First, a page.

Michael Goldhaber posted an article in the 1-30-09 American Lawyer Daily about U.S. Supreme Court Justice Antonin Scalia, which article included the following passage:
"There is little to unify Justice Scalia's various comments on comparative law except his wit--but they nicely capture the contradictions between his temperament and his professed philosophy. Scalia embodies the religious moralizer as preacher of judicial restraint.
"It is quaint to think that Justice Scalia's particular childhood experience, as a devout Catholic in 1940s Queens, reflects the one and true "American tradition" of anything. That Scalia seems to think so would be of limited consequence if he walked the talk on judicial humility. But a number of studies have rated him at or near the top of the judicial activism league, whether measured by his proclivity to strike down federal agency decisions or to strike down federal laws and overturn court precedent."
Based on this, Goldhaber declares that Justice Scalia's religious views are "dangerous."
Goldhaber's article is sheer liberal condescension. What does "judicial humility" have to do with striking down federal agency decisions or federal laws or overturning court precedent? When he became a Supreme Court justice, Scalia swore an oath to "faithfully and impartially discharge and perform all the duties incumbent upon me . . . under the Constitution and laws of the United States." Interpreting and applying the law is his job! Humility does not enter into it -- he has to do what he thinks is right under the law.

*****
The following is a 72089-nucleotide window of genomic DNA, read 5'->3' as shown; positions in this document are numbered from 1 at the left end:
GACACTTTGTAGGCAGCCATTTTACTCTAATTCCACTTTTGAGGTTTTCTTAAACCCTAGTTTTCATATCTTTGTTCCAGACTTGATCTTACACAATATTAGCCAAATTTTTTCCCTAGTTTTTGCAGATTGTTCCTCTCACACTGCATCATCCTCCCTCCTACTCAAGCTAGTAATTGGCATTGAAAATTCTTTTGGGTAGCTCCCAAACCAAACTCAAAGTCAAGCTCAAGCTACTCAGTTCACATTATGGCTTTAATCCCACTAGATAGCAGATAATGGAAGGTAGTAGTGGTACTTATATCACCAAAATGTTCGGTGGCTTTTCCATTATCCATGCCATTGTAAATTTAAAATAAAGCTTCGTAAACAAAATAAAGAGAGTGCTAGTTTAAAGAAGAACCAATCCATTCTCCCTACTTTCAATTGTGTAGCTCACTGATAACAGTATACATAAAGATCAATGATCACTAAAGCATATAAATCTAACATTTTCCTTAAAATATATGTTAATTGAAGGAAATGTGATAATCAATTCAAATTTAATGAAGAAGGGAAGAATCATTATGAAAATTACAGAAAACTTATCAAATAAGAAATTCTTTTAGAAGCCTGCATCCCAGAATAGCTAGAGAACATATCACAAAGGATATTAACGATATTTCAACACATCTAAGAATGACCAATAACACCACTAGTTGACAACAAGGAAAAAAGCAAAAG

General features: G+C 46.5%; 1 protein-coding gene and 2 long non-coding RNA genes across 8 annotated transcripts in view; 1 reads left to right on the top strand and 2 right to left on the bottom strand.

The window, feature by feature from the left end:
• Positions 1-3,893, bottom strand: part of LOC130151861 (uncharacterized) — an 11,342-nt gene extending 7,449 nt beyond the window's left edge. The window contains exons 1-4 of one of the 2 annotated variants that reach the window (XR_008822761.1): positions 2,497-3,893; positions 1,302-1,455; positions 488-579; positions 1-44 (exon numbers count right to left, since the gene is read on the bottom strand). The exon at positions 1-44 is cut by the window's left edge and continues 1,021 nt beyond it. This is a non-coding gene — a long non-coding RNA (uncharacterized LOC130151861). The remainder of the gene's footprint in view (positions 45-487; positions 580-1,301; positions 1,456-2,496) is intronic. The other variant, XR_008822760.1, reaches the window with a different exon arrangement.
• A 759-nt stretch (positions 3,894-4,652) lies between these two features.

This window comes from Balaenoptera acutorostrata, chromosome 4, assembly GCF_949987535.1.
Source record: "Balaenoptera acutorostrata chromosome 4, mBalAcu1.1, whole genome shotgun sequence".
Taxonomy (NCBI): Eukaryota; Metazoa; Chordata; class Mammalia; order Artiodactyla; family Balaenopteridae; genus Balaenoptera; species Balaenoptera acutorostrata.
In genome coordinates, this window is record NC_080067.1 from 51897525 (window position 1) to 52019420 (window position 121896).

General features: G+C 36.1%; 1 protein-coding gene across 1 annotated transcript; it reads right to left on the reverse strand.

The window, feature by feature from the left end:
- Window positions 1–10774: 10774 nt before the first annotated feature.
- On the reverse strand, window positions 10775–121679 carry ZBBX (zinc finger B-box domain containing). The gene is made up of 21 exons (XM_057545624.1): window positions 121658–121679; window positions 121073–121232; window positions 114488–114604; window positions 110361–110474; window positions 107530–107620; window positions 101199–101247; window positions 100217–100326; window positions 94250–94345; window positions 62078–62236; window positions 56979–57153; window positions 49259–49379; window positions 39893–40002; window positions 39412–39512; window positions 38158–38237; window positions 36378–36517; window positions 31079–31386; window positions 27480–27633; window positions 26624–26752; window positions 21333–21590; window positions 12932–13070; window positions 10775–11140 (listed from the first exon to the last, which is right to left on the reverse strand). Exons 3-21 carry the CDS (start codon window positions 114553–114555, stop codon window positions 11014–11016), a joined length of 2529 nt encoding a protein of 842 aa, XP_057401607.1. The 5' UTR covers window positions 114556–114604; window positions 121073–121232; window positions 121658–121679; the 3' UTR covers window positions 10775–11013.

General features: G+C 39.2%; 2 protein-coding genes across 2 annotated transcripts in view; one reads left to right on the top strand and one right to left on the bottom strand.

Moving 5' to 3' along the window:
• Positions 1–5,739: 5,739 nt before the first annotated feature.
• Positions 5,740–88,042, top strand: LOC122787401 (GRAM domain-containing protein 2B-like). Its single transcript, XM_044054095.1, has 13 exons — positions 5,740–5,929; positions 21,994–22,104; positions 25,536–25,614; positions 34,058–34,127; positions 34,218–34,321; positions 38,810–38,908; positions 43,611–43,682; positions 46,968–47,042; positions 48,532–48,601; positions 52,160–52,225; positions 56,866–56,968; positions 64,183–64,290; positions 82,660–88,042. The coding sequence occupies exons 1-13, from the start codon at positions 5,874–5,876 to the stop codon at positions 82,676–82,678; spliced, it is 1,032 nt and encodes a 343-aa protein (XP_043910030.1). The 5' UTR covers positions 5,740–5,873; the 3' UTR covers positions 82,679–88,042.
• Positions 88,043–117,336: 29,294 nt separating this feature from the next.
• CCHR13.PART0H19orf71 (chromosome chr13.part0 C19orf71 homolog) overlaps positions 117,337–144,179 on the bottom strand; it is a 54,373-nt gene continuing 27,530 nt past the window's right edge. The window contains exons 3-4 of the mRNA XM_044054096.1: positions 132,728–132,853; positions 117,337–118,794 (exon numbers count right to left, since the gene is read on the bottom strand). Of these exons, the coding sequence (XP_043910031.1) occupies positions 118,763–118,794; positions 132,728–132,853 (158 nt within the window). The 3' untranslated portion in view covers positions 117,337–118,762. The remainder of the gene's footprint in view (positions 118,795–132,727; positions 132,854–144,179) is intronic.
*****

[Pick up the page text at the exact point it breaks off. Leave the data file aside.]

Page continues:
It is always difficult for elitist liberals such as Mr. Goldhaber, who value all that is European and believe that all ethics are situational, to understand someone who has a consistent, coherent philosophy. It further frustrates them that Justice Scalia has the finest mind on the Court and writes the most cogent, readable opinions.
In the article in question, Goldhaber reports on Scalia's reference to "a 2000 ruling by the Strasbourg-based European court, holding that Britain had violated the Convention’s guarantee of privacy when it prosecuted five men for gross indecency based on private group sex. The justice referred to the conduct in A.D.T. v. United Kingdom as a 'five-man homosexual orgy.' Scalia joked: 'The Court didn't say how many people you need [for the conduct to become public]. Presumably it's somewhere between five and the number it takes to fill the Coliseum.'"
Goldhaber dismisses this as a joke. While unquestionably funny (Scalia's wit is well-known), what of the question posed by Scalia -- when does the conduct become public? What is the line between private and public, and how should courts and people distinguish the two? It is this attention to the practical aspects of judicial decisions that distinguishes Scalia from many other judges and should endear him to trial courts and practitioners alike. Liberals, on the other hand, detest drawing bright lines, because it deprives them of the opportunity to create new rules in every case that comes before them.
For over 20 years, Justice Scalia has labored to restore the Constitution to its rightful place in our jurisprudence as a primary source to be followed, not a blank slate on which to chalk up another social or political agenda. His years and his views should be venerated and followed, not denigrated by those who, like Mr. Goldhaber, lack the requisite humility to know when they are wrong.